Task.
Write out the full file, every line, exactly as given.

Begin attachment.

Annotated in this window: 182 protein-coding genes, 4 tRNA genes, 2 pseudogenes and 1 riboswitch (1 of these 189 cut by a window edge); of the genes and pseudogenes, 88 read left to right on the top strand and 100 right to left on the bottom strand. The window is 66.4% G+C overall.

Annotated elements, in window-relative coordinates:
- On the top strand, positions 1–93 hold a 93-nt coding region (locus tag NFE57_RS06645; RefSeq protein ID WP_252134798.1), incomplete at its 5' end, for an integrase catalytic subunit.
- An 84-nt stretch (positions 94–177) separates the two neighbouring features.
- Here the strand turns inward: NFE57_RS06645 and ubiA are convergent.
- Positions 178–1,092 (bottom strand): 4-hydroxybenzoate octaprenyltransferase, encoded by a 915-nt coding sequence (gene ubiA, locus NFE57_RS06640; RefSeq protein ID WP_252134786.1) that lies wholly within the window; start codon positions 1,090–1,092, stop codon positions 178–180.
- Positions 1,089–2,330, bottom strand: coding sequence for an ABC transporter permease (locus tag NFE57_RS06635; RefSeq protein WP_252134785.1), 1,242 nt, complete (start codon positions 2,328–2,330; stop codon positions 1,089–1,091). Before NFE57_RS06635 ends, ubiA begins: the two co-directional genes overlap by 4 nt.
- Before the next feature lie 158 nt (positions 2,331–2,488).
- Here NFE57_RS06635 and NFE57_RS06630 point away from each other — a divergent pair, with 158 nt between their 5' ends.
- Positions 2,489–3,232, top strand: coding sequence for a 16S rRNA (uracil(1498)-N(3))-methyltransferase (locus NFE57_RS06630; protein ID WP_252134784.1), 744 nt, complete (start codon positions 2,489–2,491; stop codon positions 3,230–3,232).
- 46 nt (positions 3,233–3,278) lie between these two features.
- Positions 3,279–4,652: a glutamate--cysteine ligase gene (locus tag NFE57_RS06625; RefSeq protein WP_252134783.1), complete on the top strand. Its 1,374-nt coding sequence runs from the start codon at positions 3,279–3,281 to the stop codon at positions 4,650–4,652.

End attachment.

Annotated in this window: 182 protein-coding genes, 4 tRNA genes, 2 pseudogenes and 1 riboswitch (1 of these 189 cut by a window edge); of the genes and pseudogenes, 88 read left to right on the top strand and 100 right to left on the bottom strand. The window is 66.4% G+C overall.

Annotated elements, in window-relative coordinates:
- On the top strand, positions 1–93 hold a 93-nt coding region (locus tag NFE57_RS06645; RefSeq protein ID WP_252134798.1), incomplete at its 5' end, for an integrase catalytic subunit.
- An 84-nt stretch (positions 94–177) separates the two neighbouring features.
- Here the strand turns inward: NFE57_RS06645 and ubiA are convergent.
- Positions 178–1,092 (bottom strand): 4-hydroxybenzoate octaprenyltransferase, encoded by a 915-nt coding sequence (gene ubiA, locus NFE57_RS06640; RefSeq protein ID WP_252134786.1) that lies wholly within the window; start codon positions 1,090–1,092, stop codon positions 178–180.
- Positions 1,089–2,330, bottom strand: coding sequence for an ABC transporter permease (locus tag NFE57_RS06635; RefSeq protein WP_252134785.1), 1,242 nt, complete (start codon positions 2,328–2,330; stop codon positions 1,089–1,091). Before NFE57_RS06635 ends, ubiA begins: the two co-directional genes overlap by 4 nt.
- Before the next feature lie 158 nt (positions 2,331–2,488).
- Here NFE57_RS06635 and NFE57_RS06630 point away from each other — a divergent pair, with 158 nt between their 5' ends.
- Positions 2,489–3,232, top strand: coding sequence for a 16S rRNA (uracil(1498)-N(3))-methyltransferase (locus NFE57_RS06630; protein ID WP_252134784.1), 744 nt, complete (start codon positions 2,489–2,491; stop codon positions 3,230–3,232).
- 46 nt (positions 3,233–3,278) lie between these two features.
- Positions 3,279–4,652: a glutamate--cysteine ligase gene (locus tag NFE57_RS06625; RefSeq protein WP_252134783.1), complete on the top strand. Its 1,374-nt coding sequence runs from the start codon at positions 3,279–3,281 to the stop codon at positions 4,650–4,652.